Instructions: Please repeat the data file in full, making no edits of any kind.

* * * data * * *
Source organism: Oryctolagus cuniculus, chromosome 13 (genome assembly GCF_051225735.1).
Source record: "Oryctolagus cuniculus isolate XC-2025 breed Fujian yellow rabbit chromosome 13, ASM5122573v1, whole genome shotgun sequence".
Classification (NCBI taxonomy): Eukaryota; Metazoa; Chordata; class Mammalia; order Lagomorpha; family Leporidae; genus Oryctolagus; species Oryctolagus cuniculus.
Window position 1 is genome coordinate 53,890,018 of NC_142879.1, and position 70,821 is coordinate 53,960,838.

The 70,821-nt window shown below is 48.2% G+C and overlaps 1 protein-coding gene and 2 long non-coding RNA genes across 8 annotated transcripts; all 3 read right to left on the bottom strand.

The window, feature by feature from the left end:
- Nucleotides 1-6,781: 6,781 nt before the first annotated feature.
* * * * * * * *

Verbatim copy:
Source organism: Oryctolagus cuniculus, chromosome 13 (genome assembly GCF_051225735.1).
Source record: "Oryctolagus cuniculus isolate XC-2025 breed Fujian yellow rabbit chromosome 13, ASM5122573v1, whole genome shotgun sequence".
Classification (NCBI taxonomy): Eukaryota; Metazoa; Chordata; class Mammalia; order Lagomorpha; family Leporidae; genus Oryctolagus; species Oryctolagus cuniculus.
Window position 1 is genome coordinate 53,890,018 of NC_142879.1, and position 70,821 is coordinate 53,960,838.

The 70,821-nt window shown below is 48.2% G+C and overlaps 1 protein-coding gene and 2 long non-coding RNA genes across 8 annotated transcripts; all 3 read right to left on the bottom strand.

The window, feature by feature from the left end:
- Nucleotides 1-6,781: 6,781 nt before the first annotated feature.